hey say it takes a village to achieve something great. And that’s true. But it really helps if one or more of those villagers steps forward and shoulders a greater share of the load, to get things going, and keep them going in the right direction. Sylvia McLaughlin, who died yesterday at the age of 99, was one of those special villagers. This big village of the Bay Area looks very different, and is infinitely more livable for both humans and wildlife, because of her vision and her work.
As you know, Sylvia was one of the three women who founded the Save the Bay movement in the early 1960s, when unhindered development threatened to turn our magnificent San Francisco Bay into little more than an industry-lined shipping channel. A half century—and many battles—later, the filling of the Bay has been stopped; inappropriate development has been slowed by regulatory oversight; marshes around the Bay are being reopened to the tides and restored as wildlife habitat; and harbor porpoises once again ply the waters inside the Golden Gate.
Of course, Sylvia wasn’t responsible for all of this, not by a long shot. That’s where the rest of the villagers, the rest of us, come in: Thousands of folks inspired by Sylvia’s vision and example have participated in shoreline cleanups, marsh restoration projects, and shorebird studies; written letters to stop the paving over of potential wetlands, or to support acquisition of bayshore open space; and built trails on levees to allow public access to our Bay.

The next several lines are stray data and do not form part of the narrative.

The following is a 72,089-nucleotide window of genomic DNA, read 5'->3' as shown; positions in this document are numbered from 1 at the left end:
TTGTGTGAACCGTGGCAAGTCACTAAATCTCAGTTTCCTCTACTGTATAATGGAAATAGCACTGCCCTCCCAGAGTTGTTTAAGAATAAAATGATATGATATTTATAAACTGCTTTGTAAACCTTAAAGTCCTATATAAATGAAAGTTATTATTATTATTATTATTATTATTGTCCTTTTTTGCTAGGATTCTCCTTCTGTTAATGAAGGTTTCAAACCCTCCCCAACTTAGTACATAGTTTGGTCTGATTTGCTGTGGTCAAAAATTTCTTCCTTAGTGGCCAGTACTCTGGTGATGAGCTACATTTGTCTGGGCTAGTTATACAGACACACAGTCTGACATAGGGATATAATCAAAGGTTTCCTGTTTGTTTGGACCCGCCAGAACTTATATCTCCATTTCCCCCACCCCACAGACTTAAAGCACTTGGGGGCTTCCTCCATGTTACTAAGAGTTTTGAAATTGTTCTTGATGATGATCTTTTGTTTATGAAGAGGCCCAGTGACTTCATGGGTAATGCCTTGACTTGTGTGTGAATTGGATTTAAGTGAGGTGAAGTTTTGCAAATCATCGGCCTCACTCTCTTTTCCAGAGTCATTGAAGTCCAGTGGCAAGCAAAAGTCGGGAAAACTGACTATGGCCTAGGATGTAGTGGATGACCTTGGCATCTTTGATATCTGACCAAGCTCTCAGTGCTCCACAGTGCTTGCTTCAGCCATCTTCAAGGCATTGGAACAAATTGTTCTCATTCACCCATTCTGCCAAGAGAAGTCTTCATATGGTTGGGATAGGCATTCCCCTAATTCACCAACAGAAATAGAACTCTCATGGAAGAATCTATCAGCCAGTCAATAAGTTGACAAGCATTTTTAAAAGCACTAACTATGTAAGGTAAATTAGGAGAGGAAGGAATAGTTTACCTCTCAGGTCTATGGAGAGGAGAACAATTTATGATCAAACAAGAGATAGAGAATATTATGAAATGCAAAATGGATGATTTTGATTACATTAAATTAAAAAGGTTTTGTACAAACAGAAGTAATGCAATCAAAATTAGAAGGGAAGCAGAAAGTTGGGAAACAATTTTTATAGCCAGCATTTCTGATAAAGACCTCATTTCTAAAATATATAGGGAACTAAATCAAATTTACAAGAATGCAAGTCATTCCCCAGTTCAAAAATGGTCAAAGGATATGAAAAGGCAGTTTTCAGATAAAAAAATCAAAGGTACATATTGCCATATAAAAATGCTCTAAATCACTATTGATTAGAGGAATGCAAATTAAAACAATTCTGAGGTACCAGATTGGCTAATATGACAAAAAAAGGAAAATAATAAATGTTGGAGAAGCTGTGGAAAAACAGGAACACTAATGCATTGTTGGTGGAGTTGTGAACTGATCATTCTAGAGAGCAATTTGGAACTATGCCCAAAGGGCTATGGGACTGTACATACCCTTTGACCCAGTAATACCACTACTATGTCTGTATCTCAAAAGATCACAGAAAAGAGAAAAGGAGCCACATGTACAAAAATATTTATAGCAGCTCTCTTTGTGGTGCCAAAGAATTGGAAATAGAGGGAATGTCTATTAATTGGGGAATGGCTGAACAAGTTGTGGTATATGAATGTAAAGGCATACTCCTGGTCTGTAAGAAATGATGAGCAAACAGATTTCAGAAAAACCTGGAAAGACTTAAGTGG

Thanks to Sylvia’s leadership over the past five decades, the residents of the Bay Area have done a lot to keep “saving the Bay.” But our job isn’t done yet. There are still a number of threats facing San Francisco Bay, from inappropriate development to sea level rise to plastics pollution. Fortunately, we have the opportunity to make a big dent in these remaining challenges in the form of a June 2016 parcel tax measure that will raise $500 million for Bay restoration projects. What a fitting tribute it would be to Sylvia McLaughlin and her vision of a vibrant, healthy, accessible Bay if we could pass this measure to fund the San Francisco Bay Restoration Authority.
It’s too bad Sylvia is no longer with us to help rally support one more time for her beloved Bay, but we can keep her firm but gentle voice in our heads and our hearts as we take up the load she carried for so long. So long, Sylvia. Thanks for showing us how to get it done. And thanks for helping to make this village a much better place to live.
David Loeb is Bay Nature’s publisher and executive director.
Save the Bay has posted a short biography in memory of Sylvia McLaughlin at savesfbay.org. The family has requested that in lieu of flowers, gifts in honor of Sylvia McLaughlin be made to Save The Bay or to Citizens for Eastshore Parks.
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